Suddenly the garden is full of spring. Life has been so full of driving and journeying and worrying about both my father and my father in law, both failing in different ways at different ends of the country, that I don't seem to have looked at the garden for a few weeks. Last time I looked the beds were empty and covered with sticks and old leaves, a mute reproach, not mulched or weeded or showing signs of having had any loving attention. Wandering around in the sunshine a couple of days ago I found that all sorts of things had emerged and filled out and burst into flower, quite without assistance from me or anyone else.
Erythronium Pagoda is flowering with a graceful beauty that makes me feel I need to wash the whole side garden with it. It took a long time to decide that it was happy here and for two or three years my three plants sat quietly, throwing out the odd flower spike but certainly not colonising or establishing in a way that looked permanent. Over the last year or so it has decided to settle down. It looks quite different, the leaves glossy and full, the flowers suddenly abundant and the whole plant pushing out into the surrounding soil. I love it.
There is a variegated white flowered honesty which I grew from seed (thank you Karen) illuminating a shady corner against the dark bulk of a hedge. These simple flowers look far better here than splashy tulips which I keep for pots and the cutting garden, allowing just a few graceful Ballerina tulips into the garden right next to the house.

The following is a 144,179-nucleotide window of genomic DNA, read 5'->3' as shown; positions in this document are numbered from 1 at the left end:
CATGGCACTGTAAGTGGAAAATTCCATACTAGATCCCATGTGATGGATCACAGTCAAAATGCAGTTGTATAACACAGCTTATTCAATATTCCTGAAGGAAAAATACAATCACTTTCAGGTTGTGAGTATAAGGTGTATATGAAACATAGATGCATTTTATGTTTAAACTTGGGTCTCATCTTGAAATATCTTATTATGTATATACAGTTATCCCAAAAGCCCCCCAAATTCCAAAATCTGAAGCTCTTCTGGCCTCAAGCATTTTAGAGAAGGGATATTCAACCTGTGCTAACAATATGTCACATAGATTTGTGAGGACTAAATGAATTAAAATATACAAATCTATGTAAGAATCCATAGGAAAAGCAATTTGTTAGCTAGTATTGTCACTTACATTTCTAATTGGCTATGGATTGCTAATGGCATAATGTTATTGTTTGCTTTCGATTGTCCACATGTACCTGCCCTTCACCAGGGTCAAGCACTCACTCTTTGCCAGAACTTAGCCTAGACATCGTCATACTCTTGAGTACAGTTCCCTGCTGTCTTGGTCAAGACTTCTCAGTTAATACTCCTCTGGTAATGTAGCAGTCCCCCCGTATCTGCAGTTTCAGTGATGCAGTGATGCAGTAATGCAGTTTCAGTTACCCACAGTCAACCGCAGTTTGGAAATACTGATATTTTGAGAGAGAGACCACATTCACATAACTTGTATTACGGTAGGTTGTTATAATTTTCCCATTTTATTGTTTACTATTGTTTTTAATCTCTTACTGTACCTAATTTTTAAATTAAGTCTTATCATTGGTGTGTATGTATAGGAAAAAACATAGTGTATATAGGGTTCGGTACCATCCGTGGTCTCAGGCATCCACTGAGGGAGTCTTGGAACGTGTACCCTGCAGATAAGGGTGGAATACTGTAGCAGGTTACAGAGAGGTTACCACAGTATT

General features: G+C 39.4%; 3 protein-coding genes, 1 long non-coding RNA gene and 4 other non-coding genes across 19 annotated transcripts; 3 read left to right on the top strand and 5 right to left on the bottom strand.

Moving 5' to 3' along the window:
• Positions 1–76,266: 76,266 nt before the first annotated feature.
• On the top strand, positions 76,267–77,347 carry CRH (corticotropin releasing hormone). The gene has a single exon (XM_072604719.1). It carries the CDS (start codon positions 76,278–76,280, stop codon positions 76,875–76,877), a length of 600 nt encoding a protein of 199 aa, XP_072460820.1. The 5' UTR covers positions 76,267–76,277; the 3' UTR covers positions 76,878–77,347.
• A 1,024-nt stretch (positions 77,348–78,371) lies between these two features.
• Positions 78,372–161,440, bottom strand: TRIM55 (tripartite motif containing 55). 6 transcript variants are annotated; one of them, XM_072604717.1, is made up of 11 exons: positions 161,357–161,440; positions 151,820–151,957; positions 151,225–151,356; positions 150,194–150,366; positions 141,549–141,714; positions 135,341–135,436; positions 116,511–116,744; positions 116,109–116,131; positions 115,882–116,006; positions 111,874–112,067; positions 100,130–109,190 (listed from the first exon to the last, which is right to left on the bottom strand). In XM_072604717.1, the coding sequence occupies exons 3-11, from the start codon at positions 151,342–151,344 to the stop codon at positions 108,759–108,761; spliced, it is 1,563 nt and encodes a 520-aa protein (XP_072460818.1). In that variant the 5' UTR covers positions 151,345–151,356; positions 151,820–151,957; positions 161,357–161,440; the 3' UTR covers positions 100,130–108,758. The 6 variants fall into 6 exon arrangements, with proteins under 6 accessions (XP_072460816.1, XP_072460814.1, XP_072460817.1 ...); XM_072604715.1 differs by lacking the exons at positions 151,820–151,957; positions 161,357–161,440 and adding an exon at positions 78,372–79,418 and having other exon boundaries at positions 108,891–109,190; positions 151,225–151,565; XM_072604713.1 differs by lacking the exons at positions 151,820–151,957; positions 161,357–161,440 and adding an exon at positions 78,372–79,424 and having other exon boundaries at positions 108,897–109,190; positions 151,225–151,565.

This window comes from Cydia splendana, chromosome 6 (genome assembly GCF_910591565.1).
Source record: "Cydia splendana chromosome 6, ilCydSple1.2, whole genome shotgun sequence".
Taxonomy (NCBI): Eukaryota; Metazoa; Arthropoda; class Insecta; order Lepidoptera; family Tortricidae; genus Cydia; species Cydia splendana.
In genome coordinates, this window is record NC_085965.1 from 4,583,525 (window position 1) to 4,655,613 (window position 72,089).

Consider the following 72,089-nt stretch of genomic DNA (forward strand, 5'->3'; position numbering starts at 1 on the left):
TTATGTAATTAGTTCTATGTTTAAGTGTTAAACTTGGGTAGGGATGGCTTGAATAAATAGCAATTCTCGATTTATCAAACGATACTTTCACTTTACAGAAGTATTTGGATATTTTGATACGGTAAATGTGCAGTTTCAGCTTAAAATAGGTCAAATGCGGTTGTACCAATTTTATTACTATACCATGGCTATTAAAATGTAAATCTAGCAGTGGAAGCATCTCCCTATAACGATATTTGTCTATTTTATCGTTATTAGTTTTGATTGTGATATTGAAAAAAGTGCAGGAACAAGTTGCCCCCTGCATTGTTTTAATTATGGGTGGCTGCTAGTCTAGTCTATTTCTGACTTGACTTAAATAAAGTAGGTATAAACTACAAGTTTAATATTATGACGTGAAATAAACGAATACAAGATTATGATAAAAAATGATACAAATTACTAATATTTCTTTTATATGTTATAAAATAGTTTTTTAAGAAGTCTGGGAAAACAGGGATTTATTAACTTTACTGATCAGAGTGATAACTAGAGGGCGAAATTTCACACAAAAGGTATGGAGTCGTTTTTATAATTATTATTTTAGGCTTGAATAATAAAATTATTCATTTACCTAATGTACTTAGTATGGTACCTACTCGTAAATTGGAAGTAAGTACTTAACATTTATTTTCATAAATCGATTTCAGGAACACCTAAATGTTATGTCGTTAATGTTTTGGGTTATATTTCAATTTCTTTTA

In the field the Tenby daffodils have gone over but the Thalia are still flowering, as are our fabulous crop of dandelions.
Up by the shepherd's hut we planted three amelanchier in the autumn of 2012. Last year they looked rather sorry for themselves. just three little sticky things with some little sticklike dogwoods behind them and the odd bit of blossom clinging on rather forlornly in the coldest, snowiest spring for a generation. This year the amelanchiers do look like trees, admittedly rather tiny trees and they are all blossoming. I suppose they are about four feet high, just over a metre. I can't wait until they are fifteen feet or so, about five metres, and higher than the shepherd's hut. That will change the whole way that corner of the field works, providing some privacy for the hut to add to the sheltering embrace of the holly trees behind.
Here is the hut last winter in the snow. The amelanchiers are just out of shot on the left. They will grow at a rate of about a foot a year so I might have to curb my enthusiasm but I can see them in my mind's eye, which is how most of my gardening works.
There are violets at their feet, not the carpets of violets I have in mind but little clumps determinedly fighting off the self sown foxgloves. I might need to intervene in that little territorial dispute, or perhaps I should just leave them be and see what happens. It would be sad to lose the violets though.
As beautiful as any of the flowers are the emerging leaves of the whitebeam, silvery grey and perfect.
I don't have a picture which in any way does them justice and now it is raining gently.
There are creeping buttercups and couch grass invading the new beds in the field and bindweed twining up the jasmine but just for today let us admire the way things want to grow and take pleasure in the now.